Langley was an old man when he began the study of aeronautics, or, as he himself might have expressed it, the study of aerodromics, since he persisted in calling the series of machines he built 'Aerodromes,' a word now used only to denote areas devoted to use as landing spaces for flying machines; the Wright Brothers, on the other hand, had the great gift of youth to aid them in their work. Even so it was a great race between Langley, aided by Charles Manly, and Wilbur and Orville Wright, and only the persistent ill-luck which dogged Langley from the start to the finish of his experiments gave victory to his rivals. It has been proved conclusively in these later years of accomplished flight that the machine which Langley launched on the Potomac River in October of 1903 was fully capable of sustained flight, and only the accidents incurred in launching prevented its pilot from being the first man to navigate the air successfully in a power-driven machine.

The best account of Langley's work is that diffused throughout a weighty tome issued by the Smithsonian Institution, entitled the Langley Memoir on Mechanical Flight, of which about one-third was written by Langley himself, the remainder being compiled by Charles M. Manly, the engineer responsible for the construction of the first radial aero-engine, and chief assistant to Langley in his experiments. To give a twentieth of the contents of this volume in the present short account of the development of mechanical flight would far exceed the amount of space that can be devoted even to so eminent a man in aeronautics as S. P. Langley, who, apart from his achievement in the construction of a power-driven aeroplane really capable of flight, was a scientist of no mean order, and who brought to the study of aeronautics the skill of the trained investigator allied to the inventive resource of the genius.

That genius exemplified the antique saw regarding the infinite capacity for taking pains, for the Langley Memoir shows that as early as 1891 Langley had completed a set of experiments, lasting through years, which proved it possible to construct machines giving such a velocity to inclined surfaces that bodies indefinitely heavier than air could be sustained upon it and propelled through it at high speed. For full account (very full) of these experiments, and of a later series leading up to the construction of a series of 'model aerodromes' capable of flight under power, it is necessary to turn to the bulky memoir of Smithsonian origin.

The account of these experiments as given by Langley himself reveals the humility of the true investigator. Concerning them, Langley remarks that, 'Everything here has been done with a view to putting a trial aerodrome successfully in flight within a few years, and thus giving an early demonstration of the only kind which is conclusive in the eyes of the scientific man, as well as of the general public - a demonstration that mechanical flight is possible - by actually flying. All that has been done has been with an eye principally to this immediate result, and all the experiments given in this book are to be considered only as approximations to exact truth. All were made with a view, not to some remote future, but to an arrival within the compass of a few years at some result in actual flight that could not be gainsaid or mistaken.'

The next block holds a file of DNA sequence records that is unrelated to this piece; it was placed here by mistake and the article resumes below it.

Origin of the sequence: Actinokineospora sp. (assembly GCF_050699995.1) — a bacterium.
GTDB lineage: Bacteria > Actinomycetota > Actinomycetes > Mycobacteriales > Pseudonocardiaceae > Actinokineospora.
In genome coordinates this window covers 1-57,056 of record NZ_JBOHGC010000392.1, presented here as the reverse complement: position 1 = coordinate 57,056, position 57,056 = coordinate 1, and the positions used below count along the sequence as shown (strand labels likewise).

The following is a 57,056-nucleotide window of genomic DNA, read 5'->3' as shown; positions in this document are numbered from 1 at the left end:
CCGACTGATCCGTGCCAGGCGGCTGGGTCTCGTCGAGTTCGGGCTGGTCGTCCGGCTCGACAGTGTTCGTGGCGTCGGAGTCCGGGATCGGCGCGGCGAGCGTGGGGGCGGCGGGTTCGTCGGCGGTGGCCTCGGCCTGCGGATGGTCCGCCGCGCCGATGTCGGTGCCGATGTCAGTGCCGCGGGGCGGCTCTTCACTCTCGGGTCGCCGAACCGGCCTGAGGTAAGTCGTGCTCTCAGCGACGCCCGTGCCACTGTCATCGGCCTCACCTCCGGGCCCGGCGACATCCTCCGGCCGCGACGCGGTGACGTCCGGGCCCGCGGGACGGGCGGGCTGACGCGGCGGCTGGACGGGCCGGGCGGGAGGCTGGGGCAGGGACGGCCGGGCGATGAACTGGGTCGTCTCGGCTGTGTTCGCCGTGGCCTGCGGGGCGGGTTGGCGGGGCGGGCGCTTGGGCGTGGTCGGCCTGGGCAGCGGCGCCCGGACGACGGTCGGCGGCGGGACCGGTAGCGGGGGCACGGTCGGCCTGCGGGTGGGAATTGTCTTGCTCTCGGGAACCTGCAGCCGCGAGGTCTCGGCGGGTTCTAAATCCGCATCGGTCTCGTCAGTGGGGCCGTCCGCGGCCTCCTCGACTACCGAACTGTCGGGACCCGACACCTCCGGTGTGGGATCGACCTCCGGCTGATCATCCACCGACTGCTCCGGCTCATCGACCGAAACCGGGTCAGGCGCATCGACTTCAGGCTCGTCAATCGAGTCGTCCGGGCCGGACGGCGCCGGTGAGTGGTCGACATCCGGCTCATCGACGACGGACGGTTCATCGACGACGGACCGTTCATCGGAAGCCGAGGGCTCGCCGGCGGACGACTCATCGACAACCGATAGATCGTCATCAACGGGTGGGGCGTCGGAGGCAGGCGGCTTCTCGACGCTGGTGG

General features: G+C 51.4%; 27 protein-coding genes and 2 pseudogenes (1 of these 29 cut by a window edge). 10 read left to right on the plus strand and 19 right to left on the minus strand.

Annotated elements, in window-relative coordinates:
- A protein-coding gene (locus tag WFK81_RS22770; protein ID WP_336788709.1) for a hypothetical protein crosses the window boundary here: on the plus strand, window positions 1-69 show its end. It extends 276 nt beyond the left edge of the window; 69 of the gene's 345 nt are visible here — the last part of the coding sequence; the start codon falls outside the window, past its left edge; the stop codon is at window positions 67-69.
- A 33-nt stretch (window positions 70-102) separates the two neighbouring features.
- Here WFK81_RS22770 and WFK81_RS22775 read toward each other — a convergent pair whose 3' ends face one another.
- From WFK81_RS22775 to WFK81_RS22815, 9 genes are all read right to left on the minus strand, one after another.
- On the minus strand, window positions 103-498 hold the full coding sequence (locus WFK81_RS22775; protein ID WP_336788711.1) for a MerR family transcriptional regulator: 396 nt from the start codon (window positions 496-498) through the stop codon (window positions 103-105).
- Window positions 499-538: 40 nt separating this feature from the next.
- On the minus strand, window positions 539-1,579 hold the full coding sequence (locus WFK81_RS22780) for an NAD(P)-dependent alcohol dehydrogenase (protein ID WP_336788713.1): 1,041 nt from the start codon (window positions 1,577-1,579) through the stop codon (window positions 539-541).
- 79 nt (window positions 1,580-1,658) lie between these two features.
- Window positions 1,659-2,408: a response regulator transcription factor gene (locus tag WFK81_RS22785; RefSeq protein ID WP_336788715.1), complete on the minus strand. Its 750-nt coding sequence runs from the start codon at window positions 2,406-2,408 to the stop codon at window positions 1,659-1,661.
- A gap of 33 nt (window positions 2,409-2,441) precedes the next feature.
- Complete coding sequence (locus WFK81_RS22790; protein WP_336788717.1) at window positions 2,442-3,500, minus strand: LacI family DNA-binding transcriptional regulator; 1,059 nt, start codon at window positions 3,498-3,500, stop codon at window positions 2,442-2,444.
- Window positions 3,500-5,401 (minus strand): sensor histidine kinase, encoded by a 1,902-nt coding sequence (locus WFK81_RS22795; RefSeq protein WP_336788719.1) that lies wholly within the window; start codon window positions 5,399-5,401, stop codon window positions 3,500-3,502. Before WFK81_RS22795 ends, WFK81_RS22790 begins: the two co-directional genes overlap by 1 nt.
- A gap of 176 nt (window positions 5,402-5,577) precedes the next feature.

With a series of over thirty rubber-driven models Langley demonstrated the practicability of opposing curved surfaces to the resistance of the air in such a way as to achieve flight, in the early nineties of last century; he then set about finding the motive power which should permit of the construction of larger machines, up to man-carrying size. The internal combustion engine was then an unknown quantity, and he had to turn to steam, finally, as the propulsive energy for his power plant. The chief problem which faced him was that of the relative weight and power of his engine; he harked back to the Stringfellow engine of 1868, which in 1889 came into the possession of the Smithsonian Institution as a historical curiosity. Rightly or wrongly Langley concluded on examination that this engine never had developed and never could develop more than a tenth of the power attributed to it; consequently he abandoned the idea of copying the Stringfellow design and set about making his own engine.

How he overcame the various difficulties that faced him and constructed a steam-engine capable of the task allotted to it forms a story in itself, too long for recital here. His first power-driven aerodrome of model size was begun in November of 1891, the scale of construction being decided with the idea that it should be large enough to carry an automatic steering apparatus which would render the machine capable of maintaining a long and steady flight. The actual weight of the first model far exceeded the theoretical estimate, and Langley found that a constant increase of weight under the exigencies of construction was a feature which could never be altogether eliminated. The machine was made principally of steel, the sustaining surfaces being composed of silk stretched from a steel tube with wooden attachments. The first engines were the oscillating type, but were found deficient in power. This led to the construction of single-acting inverted oscillating engines with high and low pressure cylinders, and with admission and exhaust ports to avoid the complication and weight of eccentric and valves. Boiler and furnace had to be specially designed; an analysis of sustaining surfaces and the settlement of equilibrium while in flight had to be overcome, and then it was possible to set about the construction of the series of model aerodromes and make test of their 'lift.'